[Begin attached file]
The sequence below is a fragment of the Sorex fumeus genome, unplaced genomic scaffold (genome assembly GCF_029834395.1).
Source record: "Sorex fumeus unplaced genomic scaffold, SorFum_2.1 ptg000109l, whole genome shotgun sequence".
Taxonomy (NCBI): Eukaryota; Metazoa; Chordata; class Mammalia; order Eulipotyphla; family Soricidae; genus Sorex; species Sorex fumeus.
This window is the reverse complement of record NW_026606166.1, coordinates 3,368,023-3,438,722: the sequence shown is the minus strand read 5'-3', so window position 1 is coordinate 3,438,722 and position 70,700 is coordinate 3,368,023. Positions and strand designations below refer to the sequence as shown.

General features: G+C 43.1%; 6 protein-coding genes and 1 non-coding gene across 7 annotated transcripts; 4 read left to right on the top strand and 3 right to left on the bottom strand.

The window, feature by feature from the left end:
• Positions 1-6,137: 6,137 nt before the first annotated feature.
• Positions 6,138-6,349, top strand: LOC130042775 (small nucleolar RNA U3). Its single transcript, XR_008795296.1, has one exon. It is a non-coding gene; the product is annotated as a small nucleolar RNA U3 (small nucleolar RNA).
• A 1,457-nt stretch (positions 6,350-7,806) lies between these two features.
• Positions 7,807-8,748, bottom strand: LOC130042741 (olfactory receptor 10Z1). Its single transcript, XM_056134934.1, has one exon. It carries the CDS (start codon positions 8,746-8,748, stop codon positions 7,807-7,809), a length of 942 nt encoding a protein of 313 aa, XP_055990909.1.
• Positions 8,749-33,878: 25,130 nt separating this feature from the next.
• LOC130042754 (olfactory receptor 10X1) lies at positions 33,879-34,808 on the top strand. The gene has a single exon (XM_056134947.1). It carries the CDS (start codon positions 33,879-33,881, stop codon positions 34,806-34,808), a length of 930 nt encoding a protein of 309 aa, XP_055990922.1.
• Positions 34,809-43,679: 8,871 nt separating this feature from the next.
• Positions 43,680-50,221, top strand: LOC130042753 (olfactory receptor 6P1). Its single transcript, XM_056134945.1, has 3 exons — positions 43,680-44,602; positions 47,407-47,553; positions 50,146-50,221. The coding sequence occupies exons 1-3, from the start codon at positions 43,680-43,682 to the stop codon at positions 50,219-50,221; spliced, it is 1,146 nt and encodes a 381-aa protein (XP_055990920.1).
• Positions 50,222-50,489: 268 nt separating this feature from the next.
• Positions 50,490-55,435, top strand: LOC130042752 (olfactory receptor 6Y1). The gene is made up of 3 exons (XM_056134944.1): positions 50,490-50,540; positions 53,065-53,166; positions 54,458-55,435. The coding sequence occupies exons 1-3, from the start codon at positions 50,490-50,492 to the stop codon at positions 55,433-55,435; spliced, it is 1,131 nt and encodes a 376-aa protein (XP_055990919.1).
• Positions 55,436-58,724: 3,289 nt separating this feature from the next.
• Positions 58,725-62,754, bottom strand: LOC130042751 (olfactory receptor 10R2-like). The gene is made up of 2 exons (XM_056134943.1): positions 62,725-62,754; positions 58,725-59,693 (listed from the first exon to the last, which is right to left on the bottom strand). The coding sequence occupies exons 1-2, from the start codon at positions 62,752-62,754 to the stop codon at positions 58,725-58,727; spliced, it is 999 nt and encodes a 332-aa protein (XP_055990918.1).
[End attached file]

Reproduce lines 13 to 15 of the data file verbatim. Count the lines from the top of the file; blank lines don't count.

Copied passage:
• Positions 34,809-43,679: 8,871 nt separating this feature from the next.
• Positions 43,680-50,221, top strand: LOC130042753 (olfactory receptor 6P1). Its single transcript, XM_056134945.1, has 3 exons — positions 43,680-44,602; positions 47,407-47,553; positions 50,146-50,221. The coding sequence occupies exons 1-3, from the start codon at positions 43,680-43,682 to the stop codon at positions 50,219-50,221; spliced, it is 1,146 nt and encodes a 381-aa protein (XP_055990920.1).
• Positions 50,222-50,489: 268 nt separating this feature from the next.